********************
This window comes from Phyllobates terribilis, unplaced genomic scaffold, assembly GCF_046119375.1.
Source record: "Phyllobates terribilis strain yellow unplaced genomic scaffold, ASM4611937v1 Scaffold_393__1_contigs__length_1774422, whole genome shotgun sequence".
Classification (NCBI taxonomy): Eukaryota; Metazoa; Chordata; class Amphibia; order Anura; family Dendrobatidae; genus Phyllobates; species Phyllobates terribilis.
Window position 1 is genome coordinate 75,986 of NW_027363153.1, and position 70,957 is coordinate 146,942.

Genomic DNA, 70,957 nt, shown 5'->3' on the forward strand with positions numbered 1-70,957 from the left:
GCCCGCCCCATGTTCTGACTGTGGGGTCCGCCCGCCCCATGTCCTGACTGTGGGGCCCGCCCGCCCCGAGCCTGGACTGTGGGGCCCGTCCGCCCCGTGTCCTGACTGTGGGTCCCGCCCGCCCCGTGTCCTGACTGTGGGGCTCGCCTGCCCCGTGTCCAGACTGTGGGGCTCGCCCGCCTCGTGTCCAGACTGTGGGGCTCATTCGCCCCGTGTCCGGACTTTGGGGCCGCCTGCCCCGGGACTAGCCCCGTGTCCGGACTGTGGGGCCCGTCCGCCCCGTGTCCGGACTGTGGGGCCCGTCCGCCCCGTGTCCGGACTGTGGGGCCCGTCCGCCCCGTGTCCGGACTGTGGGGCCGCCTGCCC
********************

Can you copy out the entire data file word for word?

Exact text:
This window comes from Phyllobates terribilis, unplaced genomic scaffold, assembly GCF_046119375.1.
Source record: "Phyllobates terribilis strain yellow unplaced genomic scaffold, ASM4611937v1 Scaffold_393__1_contigs__length_1774422, whole genome shotgun sequence".
Classification (NCBI taxonomy): Eukaryota; Metazoa; Chordata; class Amphibia; order Anura; family Dendrobatidae; genus Phyllobates; species Phyllobates terribilis.
Window position 1 is genome coordinate 75,986 of NW_027363153.1, and position 70,957 is coordinate 146,942.

Genomic DNA, 70,957 nt, shown 5'->3' on the forward strand with positions numbered 1-70,957 from the left:
GCCCGCCCCATGTTCTGACTGTGGGGTCCGCCCGCCCCATGTCCTGACTGTGGGGCCCGCCCGCCCCGAGCCTGGACTGTGGGGCCCGTCCGCCCCGTGTCCTGACTGTGGGTCCCGCCCGCCCCGTGTCCTGACTGTGGGGCTCGCCTGCCCCGTGTCCAGACTGTGGGGCTCGCCCGCCTCGTGTCCAGACTGTGGGGCTCATTCGCCCCGTGTCCGGACTTTGGGGCCGCCTGCCCCGGGACTAGCCCCGTGTCCGGACTGTGGGGCCCGTCCGCCCCGTGTCCGGACTGTGGGGCCCGTCCGCCCCGTGTCCGGACTGTGGGGCCCGTCCGCCCCGTGTCCGGACTGTGGGGCCGCCTGCCC